Item Details

The Relationship Between Collective Efficacy and Suspension Rates in Select Virginia Middle Schools

Malone, Justin
Format
Thesis/Dissertation; Online
Author
Malone, Justin
Advisor
Esposito, James
Abstract
The purpose of this study was to determine the extent to which collective teacher efficacy explained variance in middle school discipline, as measured by out-of-school suspensions, over and above the school characteristics of school size, race, and socio-economic status. To achieve the study’s purpose, non-experimental survey research methodology was utilized. The sample population was 14 Region V middle schools located in central Virginia. The unit of analysis for the study was the school. The researcher sought and received permission to conduct research with 7 Region V school divisions each of which had middle schools defined as grades 6th through 8th. Collective Teacher Efficacy scores were collected from the 14 middle schools in the spring of 2013. Out-of-school suspension data were retrieved from the Virginia Safe School Information Resource (2013), a publicly available database maintained online by the Virginia Department of Education. Suspension data for the top seven offenses reported for the 2012-2013 school year were used for this study. These offenses were selected due to the frequency with which out-of-school suspensions were rendered as a consequence. The discretion that is allowed when rendering a sanction for these offenses further warranted their inclusion in the study. Demographical data were collected from the Virginia Department of Education’s Fall Membership Reports on enrollment and demographics. Hierarchical regression analysis was utilized. The regression analysis did not reveal a statistically significant relationship (p < .05) between collective efficacy, and its constructs of group competence and task analysis, and discretionary out-of-school suspensions. Correlation analyses did indicate that race was strongly correlated with discretionary out-of-school suspensions. Implications for practice and future research were discussed. Recommendations for identifying consistent discipline reporting practices amongst schools within a school division were included.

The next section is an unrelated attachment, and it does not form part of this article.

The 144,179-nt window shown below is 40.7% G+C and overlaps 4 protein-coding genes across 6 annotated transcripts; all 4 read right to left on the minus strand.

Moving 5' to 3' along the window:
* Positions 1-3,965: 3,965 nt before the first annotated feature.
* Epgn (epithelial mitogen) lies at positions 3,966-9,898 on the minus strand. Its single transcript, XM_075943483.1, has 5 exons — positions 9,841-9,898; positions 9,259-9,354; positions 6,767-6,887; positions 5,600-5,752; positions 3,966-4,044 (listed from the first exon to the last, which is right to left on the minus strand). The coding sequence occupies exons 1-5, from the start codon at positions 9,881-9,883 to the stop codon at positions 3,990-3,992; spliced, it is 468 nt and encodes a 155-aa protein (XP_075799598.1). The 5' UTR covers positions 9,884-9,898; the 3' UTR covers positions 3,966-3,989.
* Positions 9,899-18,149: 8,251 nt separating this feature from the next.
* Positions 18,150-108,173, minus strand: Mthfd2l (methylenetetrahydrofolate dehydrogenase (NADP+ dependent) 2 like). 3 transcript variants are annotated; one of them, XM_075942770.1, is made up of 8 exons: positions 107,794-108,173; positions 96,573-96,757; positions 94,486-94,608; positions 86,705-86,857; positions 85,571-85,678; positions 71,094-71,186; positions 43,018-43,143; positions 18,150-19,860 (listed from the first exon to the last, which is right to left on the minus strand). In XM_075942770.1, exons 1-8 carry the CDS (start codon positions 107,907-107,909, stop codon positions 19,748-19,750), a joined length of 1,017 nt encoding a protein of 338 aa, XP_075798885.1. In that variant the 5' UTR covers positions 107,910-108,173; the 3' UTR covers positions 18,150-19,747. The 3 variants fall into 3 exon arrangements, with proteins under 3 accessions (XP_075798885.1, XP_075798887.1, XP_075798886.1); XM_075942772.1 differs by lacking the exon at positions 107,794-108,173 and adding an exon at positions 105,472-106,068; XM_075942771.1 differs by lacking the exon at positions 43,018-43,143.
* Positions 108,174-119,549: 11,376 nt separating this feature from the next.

Language
English
Date Received
20140801
Published
University of Virginia, Curry School of Education, EDD (Doctor of Education), 2014
Published Date
2014-07-28
Degree
EDD (Doctor of Education)
Collection
Libra ETD Repository
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